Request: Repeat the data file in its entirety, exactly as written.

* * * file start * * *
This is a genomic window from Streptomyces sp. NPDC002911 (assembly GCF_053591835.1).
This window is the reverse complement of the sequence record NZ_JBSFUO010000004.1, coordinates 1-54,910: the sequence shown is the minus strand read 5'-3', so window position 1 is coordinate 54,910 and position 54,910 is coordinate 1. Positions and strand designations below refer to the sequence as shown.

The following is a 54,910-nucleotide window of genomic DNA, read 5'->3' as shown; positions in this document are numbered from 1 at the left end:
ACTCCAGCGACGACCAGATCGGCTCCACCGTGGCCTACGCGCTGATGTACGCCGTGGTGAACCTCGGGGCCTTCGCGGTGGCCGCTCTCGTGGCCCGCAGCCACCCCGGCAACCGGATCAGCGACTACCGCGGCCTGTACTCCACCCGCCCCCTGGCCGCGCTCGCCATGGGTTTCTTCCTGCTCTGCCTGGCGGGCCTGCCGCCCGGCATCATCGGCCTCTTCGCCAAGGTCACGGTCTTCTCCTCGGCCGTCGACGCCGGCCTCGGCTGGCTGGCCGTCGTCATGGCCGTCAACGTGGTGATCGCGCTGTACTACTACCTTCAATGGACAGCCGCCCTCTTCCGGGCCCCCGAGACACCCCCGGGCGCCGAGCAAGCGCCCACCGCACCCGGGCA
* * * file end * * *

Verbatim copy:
This is a genomic window from Streptomyces sp. NPDC002911 (assembly GCF_053591835.1).
This window is the reverse complement of the sequence record NZ_JBSFUO010000004.1, coordinates 1-54,910: the sequence shown is the minus strand read 5'-3', so window position 1 is coordinate 54,910 and position 54,910 is coordinate 1. Positions and strand designations below refer to the sequence as shown.

The following is a 54,910-nucleotide window of genomic DNA, read 5'->3' as shown; positions in this document are numbered from 1 at the left end:
ACTCCAGCGACGACCAGATCGGCTCCACCGTGGCCTACGCGCTGATGTACGCCGTGGTGAACCTCGGGGCCTTCGCGGTGGCCGCTCTCGTGGCCCGCAGCCACCCCGGCAACCGGATCAGCGACTACCGCGGCCTGTACTCCACCCGCCCCCTGGCCGCGCTCGCCATGGGTTTCTTCCTGCTCTGCCTGGCGGGCCTGCCGCCCGGCATCATCGGCCTCTTCGCCAAGGTCACGGTCTTCTCCTCGGCCGTCGACGCCGGCCTCGGCTGGCTGGCCGTCGTCATGGCCGTCAACGTGGTGATCGCGCTGTACTACTACCTTCAATGGACAGCCGCCCTCTTCCGGGCCCCCGAGACACCCCCGGGCGCCGAGCAAGCGCCCACCGCACCCGGGCA